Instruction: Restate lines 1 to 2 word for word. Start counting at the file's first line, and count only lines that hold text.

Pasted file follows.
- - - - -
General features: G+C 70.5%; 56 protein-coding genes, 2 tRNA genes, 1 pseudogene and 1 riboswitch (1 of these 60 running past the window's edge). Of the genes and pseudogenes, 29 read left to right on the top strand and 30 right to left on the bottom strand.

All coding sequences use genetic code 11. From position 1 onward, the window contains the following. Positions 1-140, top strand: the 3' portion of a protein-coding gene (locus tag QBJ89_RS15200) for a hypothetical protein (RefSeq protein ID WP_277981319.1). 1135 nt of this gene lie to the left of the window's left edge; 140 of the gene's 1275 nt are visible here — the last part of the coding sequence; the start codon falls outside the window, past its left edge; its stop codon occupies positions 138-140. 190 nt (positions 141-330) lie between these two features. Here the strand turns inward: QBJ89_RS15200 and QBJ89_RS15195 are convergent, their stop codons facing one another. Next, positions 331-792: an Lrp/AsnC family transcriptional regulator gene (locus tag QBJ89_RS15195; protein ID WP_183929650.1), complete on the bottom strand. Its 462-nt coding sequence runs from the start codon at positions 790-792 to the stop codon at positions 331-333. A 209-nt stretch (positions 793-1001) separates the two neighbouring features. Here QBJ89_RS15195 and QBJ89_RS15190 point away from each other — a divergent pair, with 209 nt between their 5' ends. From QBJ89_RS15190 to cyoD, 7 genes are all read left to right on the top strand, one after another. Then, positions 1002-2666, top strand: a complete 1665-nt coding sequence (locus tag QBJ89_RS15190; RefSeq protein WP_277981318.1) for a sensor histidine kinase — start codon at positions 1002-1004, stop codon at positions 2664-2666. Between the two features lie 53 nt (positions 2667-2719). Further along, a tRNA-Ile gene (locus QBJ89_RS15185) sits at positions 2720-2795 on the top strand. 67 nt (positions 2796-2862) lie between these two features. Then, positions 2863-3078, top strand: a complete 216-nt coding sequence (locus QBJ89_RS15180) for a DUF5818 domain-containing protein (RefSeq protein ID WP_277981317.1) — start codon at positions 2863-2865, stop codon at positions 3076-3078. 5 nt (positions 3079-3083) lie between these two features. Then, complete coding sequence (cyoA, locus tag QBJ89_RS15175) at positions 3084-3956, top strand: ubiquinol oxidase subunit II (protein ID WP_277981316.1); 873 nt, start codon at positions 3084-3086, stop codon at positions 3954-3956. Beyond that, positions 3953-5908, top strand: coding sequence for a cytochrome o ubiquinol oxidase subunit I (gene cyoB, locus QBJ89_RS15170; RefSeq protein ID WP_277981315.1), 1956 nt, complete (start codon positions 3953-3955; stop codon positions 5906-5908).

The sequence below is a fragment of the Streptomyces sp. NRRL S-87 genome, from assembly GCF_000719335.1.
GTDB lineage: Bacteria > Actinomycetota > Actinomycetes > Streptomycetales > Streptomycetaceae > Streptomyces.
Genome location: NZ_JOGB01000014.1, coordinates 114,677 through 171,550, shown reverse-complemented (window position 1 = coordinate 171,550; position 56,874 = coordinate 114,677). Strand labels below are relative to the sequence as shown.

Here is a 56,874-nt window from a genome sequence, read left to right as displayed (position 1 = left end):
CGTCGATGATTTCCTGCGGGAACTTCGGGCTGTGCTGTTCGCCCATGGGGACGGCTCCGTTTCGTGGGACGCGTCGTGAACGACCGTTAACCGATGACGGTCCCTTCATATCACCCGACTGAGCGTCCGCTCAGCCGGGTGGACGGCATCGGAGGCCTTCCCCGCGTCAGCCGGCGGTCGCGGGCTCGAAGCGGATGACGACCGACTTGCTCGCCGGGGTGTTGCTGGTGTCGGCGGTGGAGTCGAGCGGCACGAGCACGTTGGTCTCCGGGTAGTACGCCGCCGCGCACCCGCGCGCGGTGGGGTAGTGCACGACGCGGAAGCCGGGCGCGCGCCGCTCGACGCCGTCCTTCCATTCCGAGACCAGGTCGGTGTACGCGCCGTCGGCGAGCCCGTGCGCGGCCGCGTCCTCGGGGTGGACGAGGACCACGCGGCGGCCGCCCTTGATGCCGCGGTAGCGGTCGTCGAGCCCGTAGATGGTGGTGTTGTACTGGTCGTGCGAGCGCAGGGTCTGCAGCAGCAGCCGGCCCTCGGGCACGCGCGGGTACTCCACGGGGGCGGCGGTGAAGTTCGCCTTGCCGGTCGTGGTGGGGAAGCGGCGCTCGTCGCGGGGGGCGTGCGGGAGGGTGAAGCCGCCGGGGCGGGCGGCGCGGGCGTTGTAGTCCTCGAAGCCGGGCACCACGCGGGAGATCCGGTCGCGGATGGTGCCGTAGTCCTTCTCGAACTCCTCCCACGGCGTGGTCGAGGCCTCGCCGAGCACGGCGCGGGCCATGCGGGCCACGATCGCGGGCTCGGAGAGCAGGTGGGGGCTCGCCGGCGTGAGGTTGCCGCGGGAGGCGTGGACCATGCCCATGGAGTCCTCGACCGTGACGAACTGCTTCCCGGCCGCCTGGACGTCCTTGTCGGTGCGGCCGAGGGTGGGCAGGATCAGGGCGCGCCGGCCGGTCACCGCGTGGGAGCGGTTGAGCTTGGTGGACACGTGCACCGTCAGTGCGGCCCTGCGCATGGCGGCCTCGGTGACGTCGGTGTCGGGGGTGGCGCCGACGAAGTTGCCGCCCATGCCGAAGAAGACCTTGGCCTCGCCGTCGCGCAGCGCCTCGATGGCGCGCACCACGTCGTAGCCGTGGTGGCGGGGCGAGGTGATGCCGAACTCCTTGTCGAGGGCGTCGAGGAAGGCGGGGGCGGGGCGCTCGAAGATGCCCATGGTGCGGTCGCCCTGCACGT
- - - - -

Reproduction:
General features: G+C 70.5%; 56 protein-coding genes, 2 tRNA genes, 1 pseudogene and 1 riboswitch (1 of these 60 running past the window's edge). Of the genes and pseudogenes, 29 read left to right on the top strand and 30 right to left on the bottom strand.

All coding sequences use genetic code 11. From position 1 onward, the window contains the following. Positions 1-140, top strand: the 3' portion of a protein-coding gene (locus tag QBJ89_RS15200) for a hypothetical protein (RefSeq protein ID WP_277981319.1). 1135 nt of this gene lie to the left of the window's left edge; 140 of the gene's 1275 nt are visible here — the last part of the coding sequence; the start codon falls outside the window, past its left edge; its stop codon occupies positions 138-140. 190 nt (positions 141-330) lie between these two features. Here the strand turns inward: QBJ89_RS15200 and QBJ89_RS15195 are convergent, their stop codons facing one another. Next, positions 331-792: an Lrp/AsnC family transcriptional regulator gene (locus tag QBJ89_RS15195; protein ID WP_183929650.1), complete on the bottom strand. Its 462-nt coding sequence runs from the start codon at positions 790-792 to the stop codon at positions 331-333. A 209-nt stretch (positions 793-1001) separates the two neighbouring features. Here QBJ89_RS15195 and QBJ89_RS15190 point away from each other — a divergent pair, with 209 nt between their 5' ends. From QBJ89_RS15190 to cyoD, 7 genes are all read left to right on the top strand, one after another. Then, positions 1002-2666, top strand: a complete 1665-nt coding sequence (locus tag QBJ89_RS15190; RefSeq protein WP_277981318.1) for a sensor histidine kinase — start codon at positions 1002-1004, stop codon at positions 2664-2666. Between the two features lie 53 nt (positions 2667-2719). Further along, a tRNA-Ile gene (locus QBJ89_RS15185) sits at positions 2720-2795 on the top strand. 67 nt (positions 2796-2862) lie between these two features. Then, positions 2863-3078, top strand: a complete 216-nt coding sequence (locus QBJ89_RS15180) for a DUF5818 domain-containing protein (RefSeq protein ID WP_277981317.1) — start codon at positions 2863-2865, stop codon at positions 3076-3078. 5 nt (positions 3079-3083) lie between these two features. Then, complete coding sequence (cyoA, locus tag QBJ89_RS15175) at positions 3084-3956, top strand: ubiquinol oxidase subunit II (protein ID WP_277981316.1); 873 nt, start codon at positions 3084-3086, stop codon at positions 3954-3956. Beyond that, positions 3953-5908, top strand: coding sequence for a cytochrome o ubiquinol oxidase subunit I (gene cyoB, locus QBJ89_RS15170; RefSeq protein ID WP_277981315.1), 1956 nt, complete (start codon positions 3953-3955; stop codon positions 5906-5908).